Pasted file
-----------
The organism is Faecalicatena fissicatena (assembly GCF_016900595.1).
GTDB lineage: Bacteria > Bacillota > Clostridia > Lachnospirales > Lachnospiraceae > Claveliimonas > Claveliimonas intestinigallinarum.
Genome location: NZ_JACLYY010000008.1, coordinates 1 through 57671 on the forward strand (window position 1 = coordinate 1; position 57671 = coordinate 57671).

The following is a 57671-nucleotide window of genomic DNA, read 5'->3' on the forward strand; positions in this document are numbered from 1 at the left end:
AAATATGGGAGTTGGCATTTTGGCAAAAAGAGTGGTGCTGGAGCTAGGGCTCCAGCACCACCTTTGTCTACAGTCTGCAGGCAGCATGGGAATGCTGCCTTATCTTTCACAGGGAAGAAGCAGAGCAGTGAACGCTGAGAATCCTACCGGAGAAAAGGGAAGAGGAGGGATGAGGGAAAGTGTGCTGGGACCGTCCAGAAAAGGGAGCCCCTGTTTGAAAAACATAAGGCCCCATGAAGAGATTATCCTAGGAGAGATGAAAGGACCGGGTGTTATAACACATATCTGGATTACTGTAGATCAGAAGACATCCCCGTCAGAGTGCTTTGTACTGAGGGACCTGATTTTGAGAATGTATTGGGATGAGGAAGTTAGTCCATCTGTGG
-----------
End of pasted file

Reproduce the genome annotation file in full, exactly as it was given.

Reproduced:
The organism is Faecalicatena fissicatena (assembly GCF_016900595.1).
GTDB lineage: Bacteria > Bacillota > Clostridia > Lachnospirales > Lachnospiraceae > Claveliimonas > Claveliimonas intestinigallinarum.
Genome location: NZ_JACLYY010000008.1, coordinates 1 through 57671 on the forward strand (window position 1 = coordinate 1; position 57671 = coordinate 57671).

The following is a 57671-nucleotide window of genomic DNA, read 5'->3' on the forward strand; positions in this document are numbered from 1 at the left end:
AAATATGGGAGTTGGCATTTTGGCAAAAAGAGTGGTGCTGGAGCTAGGGCTCCAGCACCACCTTTGTCTACAGTCTGCAGGCAGCATGGGAATGCTGCCTTATCTTTCACAGGGAAGAAGCAGAGCAGTGAACGCTGAGAATCCTACCGGAGAAAAGGGAAGAGGAGGGATGAGGGAAAGTGTGCTGGGACCGTCCAGAAAAGGGAGCCCCTGTTTGAAAAACATAAGGCCCCATGAAGAGATTATCCTAGGAGAGATGAAAGGACCGGGTGTTATAACACATATCTGGATTACTGTAGATCAGAAGACATCCCCGTCAGAGTGCTTTGTACTGAGGGACCTGATTTTGAGAATGTATTGGGATGAGGAAGTTAGTCCATCTGTGG